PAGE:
Wise said athletes must first obtain a release before contacting any schools or coaches as a potential student. For Witt, getting released from his scholarship at Nebraska was an obstacle that took him one week.
“Coaches have the power not to release you from your scholarship,” Witt said. “It’s in the interests of the school to keep you there. They spend a lot of time and money on you. A week doesn’t sound long, but it was a long seven days.”
Davis, however, obtained his release almost immediately due to his close relationships with his coaching staff and the fact that he was not at Tennessee on a scholarship.
Both athletes contacted schools as soon as they got their releases. Witt sent footage of his games; Davis sent in his best times. According to Brenzel, transfer athletes then go through the same process other freshman recruits go through. Coaches make strong recommendations for particularly talented athletes, and the admissions office ultimately decides.
Witt looked at eight to 10 schools, but for him, Yale was the only one that rivaled Harvard. Davis had already narrowed his list down to Yale, Cornell and Columbia after unexpectedly discovering that some schools, such as Princeton, do not accept transfers. The generous financial aid played a large role in Davis’ decision to choose Yale.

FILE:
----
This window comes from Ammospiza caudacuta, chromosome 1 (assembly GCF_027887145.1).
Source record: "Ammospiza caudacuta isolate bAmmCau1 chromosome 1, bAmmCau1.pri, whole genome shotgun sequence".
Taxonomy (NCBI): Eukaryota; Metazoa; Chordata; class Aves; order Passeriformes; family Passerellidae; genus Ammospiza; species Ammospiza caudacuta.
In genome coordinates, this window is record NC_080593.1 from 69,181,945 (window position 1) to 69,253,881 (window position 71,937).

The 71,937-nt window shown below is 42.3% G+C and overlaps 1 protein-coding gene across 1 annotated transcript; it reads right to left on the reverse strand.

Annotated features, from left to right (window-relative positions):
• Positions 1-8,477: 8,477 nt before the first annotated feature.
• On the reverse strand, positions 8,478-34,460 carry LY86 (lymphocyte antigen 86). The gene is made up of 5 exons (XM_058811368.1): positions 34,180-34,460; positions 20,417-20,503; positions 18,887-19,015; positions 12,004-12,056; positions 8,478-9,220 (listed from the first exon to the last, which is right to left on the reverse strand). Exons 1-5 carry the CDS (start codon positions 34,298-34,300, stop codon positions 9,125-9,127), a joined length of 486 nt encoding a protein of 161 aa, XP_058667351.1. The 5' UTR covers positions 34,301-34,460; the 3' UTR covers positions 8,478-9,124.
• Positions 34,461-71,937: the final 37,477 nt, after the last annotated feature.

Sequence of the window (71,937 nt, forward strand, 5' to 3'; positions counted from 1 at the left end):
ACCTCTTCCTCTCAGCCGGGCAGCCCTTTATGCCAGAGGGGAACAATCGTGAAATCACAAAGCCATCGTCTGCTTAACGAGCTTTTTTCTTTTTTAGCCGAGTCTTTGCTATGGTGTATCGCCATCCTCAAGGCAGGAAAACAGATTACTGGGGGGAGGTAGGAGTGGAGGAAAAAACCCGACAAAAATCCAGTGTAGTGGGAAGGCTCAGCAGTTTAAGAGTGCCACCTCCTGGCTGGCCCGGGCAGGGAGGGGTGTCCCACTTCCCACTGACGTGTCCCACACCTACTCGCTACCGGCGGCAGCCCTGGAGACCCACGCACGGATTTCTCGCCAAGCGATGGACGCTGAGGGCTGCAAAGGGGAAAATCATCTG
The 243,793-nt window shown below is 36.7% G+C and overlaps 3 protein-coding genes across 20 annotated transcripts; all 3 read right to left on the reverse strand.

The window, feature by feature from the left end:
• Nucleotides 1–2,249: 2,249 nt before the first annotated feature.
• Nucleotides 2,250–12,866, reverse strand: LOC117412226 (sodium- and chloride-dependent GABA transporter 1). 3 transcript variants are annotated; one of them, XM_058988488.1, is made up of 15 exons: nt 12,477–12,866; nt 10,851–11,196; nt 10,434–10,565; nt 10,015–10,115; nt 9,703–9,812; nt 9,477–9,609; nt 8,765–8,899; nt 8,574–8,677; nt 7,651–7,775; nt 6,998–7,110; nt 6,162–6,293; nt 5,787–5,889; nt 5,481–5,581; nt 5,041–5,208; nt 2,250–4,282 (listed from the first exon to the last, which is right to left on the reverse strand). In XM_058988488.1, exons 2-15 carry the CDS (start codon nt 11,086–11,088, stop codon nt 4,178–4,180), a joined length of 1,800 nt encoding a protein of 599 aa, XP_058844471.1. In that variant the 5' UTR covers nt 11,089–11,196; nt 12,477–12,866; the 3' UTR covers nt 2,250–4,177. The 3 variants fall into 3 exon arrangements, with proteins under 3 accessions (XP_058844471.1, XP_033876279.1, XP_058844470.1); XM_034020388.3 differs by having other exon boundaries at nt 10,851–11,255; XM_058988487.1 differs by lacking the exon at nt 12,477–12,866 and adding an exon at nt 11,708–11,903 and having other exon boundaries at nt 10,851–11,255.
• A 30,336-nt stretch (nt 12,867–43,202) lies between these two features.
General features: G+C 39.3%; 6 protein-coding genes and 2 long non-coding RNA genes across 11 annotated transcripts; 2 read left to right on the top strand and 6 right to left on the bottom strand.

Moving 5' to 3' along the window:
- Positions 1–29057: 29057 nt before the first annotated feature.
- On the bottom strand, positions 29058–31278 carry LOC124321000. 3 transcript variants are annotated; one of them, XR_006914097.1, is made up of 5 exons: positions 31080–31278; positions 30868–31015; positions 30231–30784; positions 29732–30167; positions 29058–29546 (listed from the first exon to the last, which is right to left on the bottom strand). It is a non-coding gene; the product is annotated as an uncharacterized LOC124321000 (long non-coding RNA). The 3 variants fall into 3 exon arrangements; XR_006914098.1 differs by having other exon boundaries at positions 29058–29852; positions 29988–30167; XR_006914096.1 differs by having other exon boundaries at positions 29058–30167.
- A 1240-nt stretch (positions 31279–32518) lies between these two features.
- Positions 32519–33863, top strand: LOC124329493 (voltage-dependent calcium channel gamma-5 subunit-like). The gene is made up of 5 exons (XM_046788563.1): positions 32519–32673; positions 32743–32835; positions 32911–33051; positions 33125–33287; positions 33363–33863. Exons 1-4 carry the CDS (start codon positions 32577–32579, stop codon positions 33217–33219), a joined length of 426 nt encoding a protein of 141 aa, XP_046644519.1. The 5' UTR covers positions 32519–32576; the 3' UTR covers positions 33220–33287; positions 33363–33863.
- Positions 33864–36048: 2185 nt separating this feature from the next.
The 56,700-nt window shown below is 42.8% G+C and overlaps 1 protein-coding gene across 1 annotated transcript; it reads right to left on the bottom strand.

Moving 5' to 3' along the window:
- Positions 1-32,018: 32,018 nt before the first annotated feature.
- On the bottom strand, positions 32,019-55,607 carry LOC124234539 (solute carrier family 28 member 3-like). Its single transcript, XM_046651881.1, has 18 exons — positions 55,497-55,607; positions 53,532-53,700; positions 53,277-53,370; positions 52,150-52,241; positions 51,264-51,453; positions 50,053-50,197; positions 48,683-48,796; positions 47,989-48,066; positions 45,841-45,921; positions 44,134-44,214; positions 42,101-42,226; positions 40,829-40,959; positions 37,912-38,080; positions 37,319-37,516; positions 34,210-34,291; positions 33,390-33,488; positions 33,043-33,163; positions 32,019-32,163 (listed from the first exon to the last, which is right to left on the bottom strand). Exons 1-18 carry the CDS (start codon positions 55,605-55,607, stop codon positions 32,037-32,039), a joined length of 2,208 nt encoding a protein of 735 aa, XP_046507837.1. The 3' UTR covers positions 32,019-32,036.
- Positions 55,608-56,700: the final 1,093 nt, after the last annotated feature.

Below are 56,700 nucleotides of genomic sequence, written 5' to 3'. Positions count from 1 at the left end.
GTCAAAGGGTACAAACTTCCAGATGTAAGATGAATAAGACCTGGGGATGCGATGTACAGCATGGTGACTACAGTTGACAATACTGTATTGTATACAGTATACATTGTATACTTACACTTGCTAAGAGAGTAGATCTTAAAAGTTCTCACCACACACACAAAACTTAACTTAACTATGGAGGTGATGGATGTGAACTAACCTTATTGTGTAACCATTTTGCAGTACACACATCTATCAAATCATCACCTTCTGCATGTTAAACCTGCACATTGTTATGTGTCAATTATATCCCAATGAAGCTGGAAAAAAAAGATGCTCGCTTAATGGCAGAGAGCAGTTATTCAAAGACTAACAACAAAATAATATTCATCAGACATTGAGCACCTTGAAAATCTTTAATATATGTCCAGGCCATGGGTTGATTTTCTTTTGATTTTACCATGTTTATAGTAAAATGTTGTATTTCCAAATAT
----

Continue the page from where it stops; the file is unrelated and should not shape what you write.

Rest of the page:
Witt received his likely letter in early May 2009; Davis received his in early May 2011.
TRANSFERRING TO A NEW TEAM
Prior to Witt’s arrival, Brook Hart ’11 was the team favorite to be starting quarterback. But head football coach Tom Williams, who said Hart was a “team locker room favorite,” pulled both players aside and told them that both of them they were competing for the spot.
“It wasn’t easy at first, because you come in as a transfer to people that have played together three or four years who know each other.” Witt said. “Certainly there was someone who was planning to be the starting quarterback before I ever showed up on the doorstep.”